To bolster his case, the author maintains that he had relatively free access to the White House.

  • President Donald Trump:

    I guess sloppy Steve brought him into the White House quite a bit, and it was one of those things. That's why sloppy Steve is now looking for a job.

  • Judy Woodruff:

    That's former White House chief strategist Steve Bannon, who was fired last summer. In the book, Bannon says Donald Trump Jr.'s participation in a 2016 meeting with a Russian lawyer was treasonous and unpatriotic.

    Late Sunday, Bannon apologized in a statement, pledging unwavering support. He insisted he had not been talking about Donald Trump Jr., but about Paul Manafort, the one-time Trump campaign chairman. Today, Wolff disputed Bannon's recanting and said there's no question he was talking about the president's son.

    For more on the book and the firestorm it has created, I spoke with Michael Wolff a short time ago, and I asked him how different he found Donald Trump from the man he knew for the past 25 years, before he became president.

  • Michael Wolff:

    In some sense, not different at all.

    I mean, he is the same — I think Steve Bannon calls him a big warm bear — a big warm monkey, actually, is what Steve calls him. He's — you know, he's, in many ways, a man full of flattery, superficial in every respect, a salesman. And he is still that, except that he's the president of the United States.

  • Judy Woodruff:

    You have been saying, you have been writing repeatedly that the people around the president now, including his children, are worried about him, in some cases alarmed by him. What are they worried will happen?

  • Michael Wolff:

    I think almost anything that he does worries them, because it is always unpredictable. It is always unpredictable. It's extreme, it's exceptional, and it is outside the bounds of what one has traditionally done as the president of the United States.

  • Judy Woodruff:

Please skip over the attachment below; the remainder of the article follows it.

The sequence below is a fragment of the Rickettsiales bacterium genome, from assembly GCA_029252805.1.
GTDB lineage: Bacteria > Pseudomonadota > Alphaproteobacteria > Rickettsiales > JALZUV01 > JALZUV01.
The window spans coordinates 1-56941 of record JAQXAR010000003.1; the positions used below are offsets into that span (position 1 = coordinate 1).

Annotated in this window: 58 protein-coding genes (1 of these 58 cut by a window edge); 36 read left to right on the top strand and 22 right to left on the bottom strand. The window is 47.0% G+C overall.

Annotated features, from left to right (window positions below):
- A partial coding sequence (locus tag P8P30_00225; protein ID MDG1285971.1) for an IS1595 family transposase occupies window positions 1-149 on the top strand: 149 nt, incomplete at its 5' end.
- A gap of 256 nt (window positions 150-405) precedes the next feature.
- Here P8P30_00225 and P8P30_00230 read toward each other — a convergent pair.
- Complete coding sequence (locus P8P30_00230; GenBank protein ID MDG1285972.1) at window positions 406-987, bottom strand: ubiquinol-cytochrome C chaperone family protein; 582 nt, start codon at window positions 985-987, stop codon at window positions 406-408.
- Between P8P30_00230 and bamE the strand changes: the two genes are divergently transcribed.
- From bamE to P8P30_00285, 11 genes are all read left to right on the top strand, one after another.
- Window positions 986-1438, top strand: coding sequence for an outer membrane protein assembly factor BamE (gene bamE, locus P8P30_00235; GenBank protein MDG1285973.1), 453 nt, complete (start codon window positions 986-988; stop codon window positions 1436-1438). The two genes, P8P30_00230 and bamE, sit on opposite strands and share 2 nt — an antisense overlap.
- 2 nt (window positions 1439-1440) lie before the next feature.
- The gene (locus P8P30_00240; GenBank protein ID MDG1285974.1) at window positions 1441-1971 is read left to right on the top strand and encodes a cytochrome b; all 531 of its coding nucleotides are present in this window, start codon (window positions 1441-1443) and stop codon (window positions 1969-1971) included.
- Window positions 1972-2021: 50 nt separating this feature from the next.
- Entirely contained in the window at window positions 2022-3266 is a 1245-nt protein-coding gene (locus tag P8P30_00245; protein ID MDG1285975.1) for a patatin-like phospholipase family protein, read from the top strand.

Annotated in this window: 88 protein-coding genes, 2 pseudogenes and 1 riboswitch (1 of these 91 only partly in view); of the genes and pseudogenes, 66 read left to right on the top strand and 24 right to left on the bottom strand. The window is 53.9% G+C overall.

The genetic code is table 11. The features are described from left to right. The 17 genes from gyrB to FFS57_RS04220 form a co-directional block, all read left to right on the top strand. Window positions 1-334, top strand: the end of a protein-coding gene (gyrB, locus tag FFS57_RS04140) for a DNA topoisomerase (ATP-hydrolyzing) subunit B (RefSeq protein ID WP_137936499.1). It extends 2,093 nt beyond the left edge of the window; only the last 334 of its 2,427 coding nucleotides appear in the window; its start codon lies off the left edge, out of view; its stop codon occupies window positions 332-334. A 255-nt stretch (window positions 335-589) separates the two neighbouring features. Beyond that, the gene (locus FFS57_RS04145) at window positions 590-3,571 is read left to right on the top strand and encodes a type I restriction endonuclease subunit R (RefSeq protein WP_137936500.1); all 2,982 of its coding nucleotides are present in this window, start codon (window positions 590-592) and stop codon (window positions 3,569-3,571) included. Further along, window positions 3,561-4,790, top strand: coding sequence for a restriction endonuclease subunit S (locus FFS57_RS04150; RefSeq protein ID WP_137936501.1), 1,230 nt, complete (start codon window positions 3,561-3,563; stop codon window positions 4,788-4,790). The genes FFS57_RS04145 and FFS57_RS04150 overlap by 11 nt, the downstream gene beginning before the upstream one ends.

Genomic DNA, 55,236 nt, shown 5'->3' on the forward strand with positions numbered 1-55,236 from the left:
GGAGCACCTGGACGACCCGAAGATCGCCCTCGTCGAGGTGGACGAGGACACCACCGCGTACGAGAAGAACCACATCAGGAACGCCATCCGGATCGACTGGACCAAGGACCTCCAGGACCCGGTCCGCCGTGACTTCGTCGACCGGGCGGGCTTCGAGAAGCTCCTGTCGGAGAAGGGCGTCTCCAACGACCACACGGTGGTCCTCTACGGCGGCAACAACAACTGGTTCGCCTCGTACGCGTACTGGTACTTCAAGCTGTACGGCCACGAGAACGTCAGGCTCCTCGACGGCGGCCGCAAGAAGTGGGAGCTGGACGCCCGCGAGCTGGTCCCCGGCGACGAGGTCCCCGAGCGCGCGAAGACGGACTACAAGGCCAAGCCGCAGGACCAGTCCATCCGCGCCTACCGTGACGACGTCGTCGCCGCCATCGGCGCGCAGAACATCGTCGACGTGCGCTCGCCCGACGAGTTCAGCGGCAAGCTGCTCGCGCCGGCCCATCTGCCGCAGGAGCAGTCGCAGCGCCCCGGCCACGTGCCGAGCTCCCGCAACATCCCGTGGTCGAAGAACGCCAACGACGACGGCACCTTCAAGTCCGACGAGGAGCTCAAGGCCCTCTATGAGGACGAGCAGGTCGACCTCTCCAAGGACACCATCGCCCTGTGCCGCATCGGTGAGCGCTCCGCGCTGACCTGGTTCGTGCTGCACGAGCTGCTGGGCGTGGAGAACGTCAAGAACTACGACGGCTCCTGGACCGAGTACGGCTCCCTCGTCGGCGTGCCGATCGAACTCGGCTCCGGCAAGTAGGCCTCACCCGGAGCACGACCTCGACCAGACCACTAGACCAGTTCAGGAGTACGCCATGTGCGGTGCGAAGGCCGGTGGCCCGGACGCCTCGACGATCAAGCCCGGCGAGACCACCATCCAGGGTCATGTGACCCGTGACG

Well, as you know — and we can go through this — the president, everyone around him are pushing back.

    The president is saying this is a book full of lies by an author, he says, totally discredited. The U.N. ambassador, Nikki Haley, said over the weekend says she sees the president and his staff every week, she never sees anything like this.

    How does that square with what you saw?

  • Michael Wolff:

    It's absolutely untrue.

    I mean, literally, I spent, you know, the better part of seven months in close proximity to everyone in the White House. And, you know, as I have said again and again and again, and I will say once more, I had no agenda. I was perfectly willing to write a book in which Donald Trump was the unexpected successful president.

    I went into this experience just waiting to hear what people would tell me. And what they told me, the people closest to the president, was that things became more alarming by the day, that all of them, in some way or other, were afraid, afraid for their — both for their own careers and for the country.

    They were also — they just didn't know what to do. They didn't know what to expect. They woke up in the morning, and they were in, you know, in something of a cold sweat. Almost all of them — for almost all of them, it was a countdown until when they could leave.

  • Judy Woodruff:

    Well, let me continue with some of the pushback.

    You quote the former White House Chief of Staff Katie Walsh as saying, trying to figure out what the president wanted was like trying to figure out what a child wants. She now says she was misquoted. Do you have her on tape? Can you prove that she said it?

  • Michael Wolff:

    You know, I'm not going to produce tapes. I am very comfortable with how I reported what Katie Walsh said.

    And, by the way, I don't say Katie Walsh coming out and, in fact, saying she didn't say this. I think she said, Steve Bannon — she was quoting Steve Bannon or something like that.

    But I will — and I will go further. There is not one person in close proximity to the president in the West Wing who has not used the term that he is like a child. Sometimes, it's an 11-year-old, sometimes a 6-year-old. Sometimes, it's a 2-year-old. Always, he is viewed as a child because he is someone who needs immediate and absolute gratification when, where — and when he wants it, now.

  • Judy Woodruff:

    You mentioned Steve Bannon, a central figure in the book, somebody you talked to a lot here.

    He did issue a statement over the weekend, pushed back especially — or drew back the comments that you said he made about the president's son, Donald Jr. Why would he do that, if he's somebody you rely on?

  • Michael Wolff:

    Well, I mean, first of all, he didn't.

    He didn't say anything that I quoted as saying him was untrue or even misquoted. What he does try to do, in a very triangulated apology in which he doesn't apologize, is say it wasn't about Don Jr., it was about Paul Manafort.

    Now, there was the quote which he doesn't deny in which I quote him as saying that Don Jr. would be cracked like an egg on national television. Well, he doesn't dispute that. And, in fact, while he certainly included Paul Manafort among this group of hapless people who were — who Steve also thought might be committing treason, it was very much focused on Don Jr.